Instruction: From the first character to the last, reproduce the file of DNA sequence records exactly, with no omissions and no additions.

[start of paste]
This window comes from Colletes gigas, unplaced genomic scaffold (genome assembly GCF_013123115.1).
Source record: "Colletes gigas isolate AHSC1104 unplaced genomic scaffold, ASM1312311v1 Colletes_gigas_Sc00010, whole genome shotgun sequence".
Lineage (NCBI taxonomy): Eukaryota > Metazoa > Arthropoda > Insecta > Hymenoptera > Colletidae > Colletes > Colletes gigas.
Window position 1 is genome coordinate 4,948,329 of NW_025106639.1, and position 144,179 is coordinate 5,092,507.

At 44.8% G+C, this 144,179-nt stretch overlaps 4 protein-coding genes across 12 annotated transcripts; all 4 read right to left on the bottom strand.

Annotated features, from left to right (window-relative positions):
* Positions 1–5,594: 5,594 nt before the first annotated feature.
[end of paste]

This window comes from Colletes gigas, unplaced genomic scaffold (genome assembly GCF_013123115.1).
Source record: "Colletes gigas isolate AHSC1104 unplaced genomic scaffold, ASM1312311v1 Colletes_gigas_Sc00010, whole genome shotgun sequence".
Lineage (NCBI taxonomy): Eukaryota > Metazoa > Arthropoda > Insecta > Hymenoptera > Colletidae > Colletes > Colletes gigas.
Window position 1 is genome coordinate 4,948,329 of NW_025106639.1, and position 144,179 is coordinate 5,092,507.

At 44.8% G+C, this 144,179-nt stretch overlaps 4 protein-coding genes across 12 annotated transcripts; all 4 read right to left on the bottom strand.

Annotated features, from left to right (window-relative positions):
* Positions 1–5,594: 5,594 nt before the first annotated feature.